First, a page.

16. says

    Are there kingdoms of emotion where logic is taboo, dare not show its face, zones where reason is too intimidated to speak?

    Little could better show the level of intellectual and epistemic arrogance of Dawkins and others who think like him. He sees himself not as an equal participant in an exchange of ideas, but as the put-upon embodiment of logic and reason (it would only have been better had he capitalized them).

    This is the opposite of the humility demanded of science, which requires that you recognize that you don’t embody objectivity. It’s also willfully ignorant of a basic historical fact: that claims and arguments that support the white male supremacist status quo have always required much less in the way of logic and reason for their acceptance, such that even the most illogical and unreasonable arguments* are allowed not only to stand and be taken seriously but to be paraded around as unassailable conclusions based on scientific evidence analyzed according to the most disinterested reason. Meanwhile, claims and arguments that challenge the status quo have always had to fight an uphill battle (even to be heard), and face constant condescending accusations of unwillingness to face the Truth and seeking to silence or distort Science with a political-emotional agenda.

    * Once again, witness:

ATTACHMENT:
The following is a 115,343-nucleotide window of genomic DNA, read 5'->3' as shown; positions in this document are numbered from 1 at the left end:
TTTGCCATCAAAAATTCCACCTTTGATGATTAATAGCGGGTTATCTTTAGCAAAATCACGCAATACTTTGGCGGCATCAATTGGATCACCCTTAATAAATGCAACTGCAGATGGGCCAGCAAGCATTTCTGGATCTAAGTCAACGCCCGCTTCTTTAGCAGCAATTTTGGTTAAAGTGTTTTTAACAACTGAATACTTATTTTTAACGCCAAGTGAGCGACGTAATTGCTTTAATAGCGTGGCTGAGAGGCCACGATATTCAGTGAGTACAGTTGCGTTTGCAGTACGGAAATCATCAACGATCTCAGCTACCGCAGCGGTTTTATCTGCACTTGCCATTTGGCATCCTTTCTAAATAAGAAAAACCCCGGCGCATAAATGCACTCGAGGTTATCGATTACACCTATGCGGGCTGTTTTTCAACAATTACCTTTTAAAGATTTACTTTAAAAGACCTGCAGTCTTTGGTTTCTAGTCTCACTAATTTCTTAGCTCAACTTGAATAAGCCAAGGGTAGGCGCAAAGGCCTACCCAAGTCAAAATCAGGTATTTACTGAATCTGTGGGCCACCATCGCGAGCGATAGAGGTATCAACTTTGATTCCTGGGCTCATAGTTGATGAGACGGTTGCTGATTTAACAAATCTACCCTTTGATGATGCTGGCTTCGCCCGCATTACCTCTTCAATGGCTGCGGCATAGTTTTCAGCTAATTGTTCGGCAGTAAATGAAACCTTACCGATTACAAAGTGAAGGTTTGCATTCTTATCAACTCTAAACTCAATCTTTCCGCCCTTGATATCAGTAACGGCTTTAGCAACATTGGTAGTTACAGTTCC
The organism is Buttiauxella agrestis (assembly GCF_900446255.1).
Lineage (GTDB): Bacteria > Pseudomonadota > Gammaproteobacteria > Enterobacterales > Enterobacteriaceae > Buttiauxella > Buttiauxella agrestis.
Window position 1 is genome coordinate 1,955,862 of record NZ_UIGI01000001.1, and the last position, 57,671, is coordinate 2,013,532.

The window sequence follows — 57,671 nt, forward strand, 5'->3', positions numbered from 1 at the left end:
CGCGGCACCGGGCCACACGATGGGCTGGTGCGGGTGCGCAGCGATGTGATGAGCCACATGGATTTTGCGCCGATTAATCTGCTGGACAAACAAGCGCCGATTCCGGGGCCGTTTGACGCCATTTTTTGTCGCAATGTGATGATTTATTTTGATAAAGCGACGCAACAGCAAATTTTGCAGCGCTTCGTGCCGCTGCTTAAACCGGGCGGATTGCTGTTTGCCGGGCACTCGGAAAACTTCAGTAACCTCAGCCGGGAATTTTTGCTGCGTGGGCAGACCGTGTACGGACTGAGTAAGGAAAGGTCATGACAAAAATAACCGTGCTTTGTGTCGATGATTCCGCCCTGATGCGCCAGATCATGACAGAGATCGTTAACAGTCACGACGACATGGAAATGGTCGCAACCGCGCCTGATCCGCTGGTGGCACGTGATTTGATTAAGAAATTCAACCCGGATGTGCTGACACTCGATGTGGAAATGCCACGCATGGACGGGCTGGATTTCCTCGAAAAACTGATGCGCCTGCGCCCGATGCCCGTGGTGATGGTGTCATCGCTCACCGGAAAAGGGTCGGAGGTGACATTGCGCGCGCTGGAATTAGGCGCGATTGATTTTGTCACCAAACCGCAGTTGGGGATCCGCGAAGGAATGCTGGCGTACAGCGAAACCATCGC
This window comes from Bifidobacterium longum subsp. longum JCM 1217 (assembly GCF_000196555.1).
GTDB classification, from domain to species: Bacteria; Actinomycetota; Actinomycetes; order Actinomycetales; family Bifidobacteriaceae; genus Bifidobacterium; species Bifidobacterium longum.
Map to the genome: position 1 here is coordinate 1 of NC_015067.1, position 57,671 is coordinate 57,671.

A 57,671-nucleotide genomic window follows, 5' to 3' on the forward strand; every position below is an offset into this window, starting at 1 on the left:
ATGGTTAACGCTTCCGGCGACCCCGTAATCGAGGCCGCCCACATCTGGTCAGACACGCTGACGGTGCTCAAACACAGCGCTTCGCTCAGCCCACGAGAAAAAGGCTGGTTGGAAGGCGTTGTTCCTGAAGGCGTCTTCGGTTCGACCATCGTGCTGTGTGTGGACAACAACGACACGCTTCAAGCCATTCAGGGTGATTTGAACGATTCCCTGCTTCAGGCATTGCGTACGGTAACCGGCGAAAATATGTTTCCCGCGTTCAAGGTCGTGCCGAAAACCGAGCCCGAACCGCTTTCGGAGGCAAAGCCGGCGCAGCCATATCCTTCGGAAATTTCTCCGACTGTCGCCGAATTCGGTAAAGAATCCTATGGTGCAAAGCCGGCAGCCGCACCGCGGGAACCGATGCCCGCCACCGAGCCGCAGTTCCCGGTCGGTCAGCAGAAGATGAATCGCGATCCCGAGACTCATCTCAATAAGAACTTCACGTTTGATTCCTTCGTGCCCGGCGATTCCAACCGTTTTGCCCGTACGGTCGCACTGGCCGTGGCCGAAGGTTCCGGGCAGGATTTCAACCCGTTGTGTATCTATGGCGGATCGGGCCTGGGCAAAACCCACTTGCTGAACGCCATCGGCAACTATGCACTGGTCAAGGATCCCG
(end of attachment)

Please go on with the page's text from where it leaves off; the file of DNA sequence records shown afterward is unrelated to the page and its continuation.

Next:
Boys favor construction and transportation toys, whereas girls favor toys such as dolls Connor & Serbin, 1977, Liss, 1981. Boys are also more active Campbell & Eaton, 1999, Eaton & Enns, 1986 and show more rough physical play than girls (DiPietro, 1981). These sexually dimorphic play styles are thought by many to derive from learning and cognitive mechanisms associated with gender socialization (see Serbin, Poulin-Dubois, Colburne, Sen, & Eichstedt, 2001 for a recent discussion). Learning theories suggest that sex differences in play activities and toy preferences arise from modeling and reinforcement of sex-typical play Bandura, 1977, Fagot & Hagan, 1991, Langlois & Downs, 1990. Cognitive theories suggest further that children develop an understanding of their gender identity that results in schemas or mental representations of socially defined gender appropriate behavior and a positive evaluation of toys and activities associated with this gender identification Maccoby, 1988, Martin, 1999, Martin et al., 1990. Sexually dimorphic play has, in turn, social and cognitive consequences. Children have strong preferences for compatible play styles and playmates of the same sex (e.g., Alexander & Hines, 1994). The resulting same-sex groupings for play appear to encourage sexually dimorphic social interaction styles (Maccoby, 1990) and may promote male-typical cognitive abilities (e.g., spatial abilities) (Sprafkin, Serbin, Denier, & Connor, 1983). Sex-typed play styles, therefore, appear to further human sex differences in social and cognitive development.